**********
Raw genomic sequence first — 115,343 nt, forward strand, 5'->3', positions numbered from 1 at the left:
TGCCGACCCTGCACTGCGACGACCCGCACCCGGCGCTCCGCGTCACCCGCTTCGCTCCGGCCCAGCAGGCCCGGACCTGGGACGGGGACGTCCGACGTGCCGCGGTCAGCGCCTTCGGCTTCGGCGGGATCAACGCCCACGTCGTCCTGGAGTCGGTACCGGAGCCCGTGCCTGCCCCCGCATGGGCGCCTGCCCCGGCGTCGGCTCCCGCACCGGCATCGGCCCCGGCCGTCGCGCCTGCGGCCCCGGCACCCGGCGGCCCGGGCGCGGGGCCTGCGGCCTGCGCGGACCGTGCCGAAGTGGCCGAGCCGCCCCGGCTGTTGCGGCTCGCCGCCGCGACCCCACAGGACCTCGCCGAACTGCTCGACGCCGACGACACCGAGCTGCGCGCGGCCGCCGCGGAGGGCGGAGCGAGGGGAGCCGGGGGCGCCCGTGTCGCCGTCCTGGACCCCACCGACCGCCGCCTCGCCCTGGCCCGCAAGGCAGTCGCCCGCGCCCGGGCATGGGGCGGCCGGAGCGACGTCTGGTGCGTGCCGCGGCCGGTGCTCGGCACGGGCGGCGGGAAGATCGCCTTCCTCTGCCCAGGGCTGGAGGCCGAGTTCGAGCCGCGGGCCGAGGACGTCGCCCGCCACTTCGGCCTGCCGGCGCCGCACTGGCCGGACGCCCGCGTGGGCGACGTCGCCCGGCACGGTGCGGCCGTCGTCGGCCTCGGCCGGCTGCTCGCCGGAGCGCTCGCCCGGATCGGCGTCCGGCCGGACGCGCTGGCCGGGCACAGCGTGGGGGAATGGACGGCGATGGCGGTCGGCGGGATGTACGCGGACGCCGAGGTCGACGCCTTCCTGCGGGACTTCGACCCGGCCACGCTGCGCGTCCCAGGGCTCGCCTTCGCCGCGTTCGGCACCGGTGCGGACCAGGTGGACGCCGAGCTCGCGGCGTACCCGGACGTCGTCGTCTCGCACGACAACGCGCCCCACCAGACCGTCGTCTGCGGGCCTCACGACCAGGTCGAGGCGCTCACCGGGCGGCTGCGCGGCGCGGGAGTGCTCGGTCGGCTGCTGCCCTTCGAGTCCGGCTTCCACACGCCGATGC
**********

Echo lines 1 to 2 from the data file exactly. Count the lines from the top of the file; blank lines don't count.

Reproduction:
Raw genomic sequence first — 115,343 nt, forward strand, 5'->3', positions numbered from 1 at the left:
TGCCGACCCTGCACTGCGACGACCCGCACCCGGCGCTCCGCGTCACCCGCTTCGCTCCGGCCCAGCAGGCCCGGACCTGGGACGGGGACGTCCGACGTGCCGCGGTCAGCGCCTTCGGCTTCGGCGGGATCAACGCCCACGTCGTCCTGGAGTCGGTACCGGAGCCCGTGCCTGCCCCCGCATGGGCGCCTGCCCCGGCGTCGGCTCCCGCACCGGCATCGGCCCCGGCCGTCGCGCCTGCGGCCCCGGCACCCGGCGGCCCGGGCGCGGGGCCTGCGGCCTGCGCGGACCGTGCCGAAGTGGCCGAGCCGCCCCGGCTGTTGCGGCTCGCCGCCGCGACCCCACAGGACCTCGCCGAACTGCTCGACGCCGACGACACCGAGCTGCGCGCGGCCGCCGCGGAGGGCGGAGCGAGGGGAGCCGGGGGCGCCCGTGTCGCCGTCCTGGACCCCACCGACCGCCGCCTCGCCCTGGCCCGCAAGGCAGTCGCCCGCGCCCGGGCATGGGGCGGCCGGAGCGACGTCTGGTGCGTGCCGCGGCCGGTGCTCGGCACGGGCGGCGGGAAGATCGCCTTCCTCTGCCCAGGGCTGGAGGCCGAGTTCGAGCCGCGGGCCGAGGACGTCGCCCGCCACTTCGGCCTGCCGGCGCCGCACTGGCCGGACGCCCGCGTGGGCGACGTCGCCCGGCACGGTGCGGCCGTCGTCGGCCTCGGCCGGCTGCTCGCCGGAGCGCTCGCCCGGATCGGCGTCCGGCCGGACGCGCTGGCCGGGCACAGCGTGGGGGAATGGACGGCGATGGCGGTCGGCGGGATGTACGCGGACGCCGAGGTCGACGCCTTCCTGCGGGACTTCGACCCGGCCACGCTGCGCGTCCCAGGGCTCGCCTTCGCCGCGTTCGGCACCGGTGCGGACCAGGTGGACGCCGAGCTCGCGGCGTACCCGGACGTCGTCGTCTCGCACGACAACGCGCCCCACCAGACCGTCGTCTGCGGGCCTCACGACCAGGTCGAGGCGCTCACCGGGCGGCTGCGCGGCGCGGGAGTGCTCGGTCGGCTGCTGCCCTTCGAGTCCGGCTTCCACACGCCGATGC